The Moon Guide
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The phase of the Moon right now

Phase
 
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lunar eclipse
Cutaway of the Saturn V
Apollo's Chariots
< Apollo to the Moon!

To send humans to the Moon, the United States first had to build the world's largest and most powerful rocket. They called it Saturn V (for “five”).

Standing 111 m tall, the three-stage Saturn V, designed by Wernher von Braun and his group at the Marshall Space Flight Center in Huntsville, Alabama, was able to put over 100 tonnes into Earth orbit, or send over 40 tonnes to the Moon.

Three astronauts rode in a conical Command Module, 3.9 m wide at the base and 3.8 m tall. Behind this was the Service Module, a cylinder 7.5 m long containing air, water, and power supplies as well as a large engine called the Service Propulsion System (SPS) which was used for making course changes and entering and leaving lunar orbit.

Electrical power was supplied not by solar cells but by a type of battery known as a Fuel Cell, now used on the Space Shuttle, which produces drinkable water as a by-product.

Atop its launch rocket the Apollo spacecraft was surmounted by an escape tower which would have pulled it clear in case of an emergency. This tower was jettisoned once the Saturn rocket was safely in flight.

Tucked away under the Command and Service Module (CSM) during launch was the craft that would actually make the lunar landing, the spidery Lunar Module (LM). Once the third stage of the Saturn V had fired to put them safely on their way to the Moon, the astronauts turned the CSM to dock with the LM and extract it.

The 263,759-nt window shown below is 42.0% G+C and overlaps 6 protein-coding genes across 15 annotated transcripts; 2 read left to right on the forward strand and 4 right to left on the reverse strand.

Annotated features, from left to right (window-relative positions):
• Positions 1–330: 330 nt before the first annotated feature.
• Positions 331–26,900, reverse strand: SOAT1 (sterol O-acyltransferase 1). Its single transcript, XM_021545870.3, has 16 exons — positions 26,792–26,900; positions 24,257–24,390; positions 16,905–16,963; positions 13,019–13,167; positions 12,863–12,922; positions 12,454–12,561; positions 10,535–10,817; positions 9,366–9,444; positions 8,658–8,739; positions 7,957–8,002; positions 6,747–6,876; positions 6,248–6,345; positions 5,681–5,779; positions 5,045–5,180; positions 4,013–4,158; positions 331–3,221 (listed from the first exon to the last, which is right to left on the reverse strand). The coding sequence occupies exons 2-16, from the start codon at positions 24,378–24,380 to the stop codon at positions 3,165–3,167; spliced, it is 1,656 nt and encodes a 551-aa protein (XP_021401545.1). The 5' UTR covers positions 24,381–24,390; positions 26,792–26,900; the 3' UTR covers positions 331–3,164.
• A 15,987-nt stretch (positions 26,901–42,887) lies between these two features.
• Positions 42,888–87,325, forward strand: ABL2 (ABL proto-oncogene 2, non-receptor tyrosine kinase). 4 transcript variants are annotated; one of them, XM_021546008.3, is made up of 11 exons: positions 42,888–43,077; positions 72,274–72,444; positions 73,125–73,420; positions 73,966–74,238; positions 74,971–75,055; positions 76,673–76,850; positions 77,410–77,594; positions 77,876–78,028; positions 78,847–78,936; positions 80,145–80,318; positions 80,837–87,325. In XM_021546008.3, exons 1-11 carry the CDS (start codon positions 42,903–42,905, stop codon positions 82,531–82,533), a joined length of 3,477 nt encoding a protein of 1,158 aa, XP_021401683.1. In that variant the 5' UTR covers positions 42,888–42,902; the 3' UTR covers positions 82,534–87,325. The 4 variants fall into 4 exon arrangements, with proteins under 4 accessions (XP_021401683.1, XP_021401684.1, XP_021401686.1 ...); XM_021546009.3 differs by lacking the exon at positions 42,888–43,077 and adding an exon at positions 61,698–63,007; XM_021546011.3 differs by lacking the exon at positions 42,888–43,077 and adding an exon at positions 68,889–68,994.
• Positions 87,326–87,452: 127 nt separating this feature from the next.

When in orbit around the Moon, the two astronauts who were to make the landing entered the LM through a docking tunnel in the Command Module’s nose, leaving their companion in charge of the CSM.

The LM consisted of two halves: the four-legged descent stage, with a large engine for controlling descent to the Moon, and the upper stage containing the two astronauts. The two astronauts took off again from the Moon in this top half (also called the ascent stage), using the lower stage as a launch pad.

After a series of four manned test flights, including a dress rehearsal in lunar orbit by Apollo 10 which simulated a full mission in all but the landing, the stage was set for the final fulfilment of President Kennedy’s challenge. Apollo 11 would land men on the Moon in July 1969.

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The first explorers

Landers and orbiters

Sample returns and lunar rovers

Map of lunar landings

Timeline 1

Apollo To The Moon!

Apollo's Chariots

Meeting The Challenge

Repeating The Feat

Driving on the Moon

Heading for the Hills

Apollo landing chronology

 
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